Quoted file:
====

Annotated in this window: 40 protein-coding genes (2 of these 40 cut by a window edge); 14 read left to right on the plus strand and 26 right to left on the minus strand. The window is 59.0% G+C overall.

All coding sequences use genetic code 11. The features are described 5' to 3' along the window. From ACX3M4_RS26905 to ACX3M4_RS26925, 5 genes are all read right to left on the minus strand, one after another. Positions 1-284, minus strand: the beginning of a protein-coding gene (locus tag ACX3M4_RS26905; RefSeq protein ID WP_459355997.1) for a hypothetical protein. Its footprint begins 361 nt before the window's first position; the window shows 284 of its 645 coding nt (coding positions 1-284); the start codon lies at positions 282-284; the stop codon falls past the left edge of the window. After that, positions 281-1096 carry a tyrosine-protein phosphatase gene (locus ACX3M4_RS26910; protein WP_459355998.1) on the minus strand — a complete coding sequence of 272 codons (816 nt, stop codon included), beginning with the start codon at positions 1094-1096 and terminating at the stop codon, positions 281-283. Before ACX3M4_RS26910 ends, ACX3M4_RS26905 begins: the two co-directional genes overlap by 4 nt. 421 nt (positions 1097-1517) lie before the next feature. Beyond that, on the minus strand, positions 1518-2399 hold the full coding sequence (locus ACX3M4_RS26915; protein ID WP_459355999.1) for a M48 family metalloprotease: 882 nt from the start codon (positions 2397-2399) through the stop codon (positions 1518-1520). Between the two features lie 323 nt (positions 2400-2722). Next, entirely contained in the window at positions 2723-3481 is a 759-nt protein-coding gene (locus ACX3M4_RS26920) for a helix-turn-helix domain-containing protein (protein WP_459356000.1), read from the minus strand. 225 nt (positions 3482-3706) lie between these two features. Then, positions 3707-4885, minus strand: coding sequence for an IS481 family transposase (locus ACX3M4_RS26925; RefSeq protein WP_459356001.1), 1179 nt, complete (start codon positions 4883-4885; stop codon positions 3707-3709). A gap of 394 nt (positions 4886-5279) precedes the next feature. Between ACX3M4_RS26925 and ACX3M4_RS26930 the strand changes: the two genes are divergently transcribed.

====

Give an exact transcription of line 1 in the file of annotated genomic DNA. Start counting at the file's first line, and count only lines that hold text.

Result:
Annotated in this window: 40 protein-coding genes (2 of these 40 cut by a window edge); 14 read left to right on the plus strand and 26 right to left on the minus strand. The window is 59.0% G+C overall.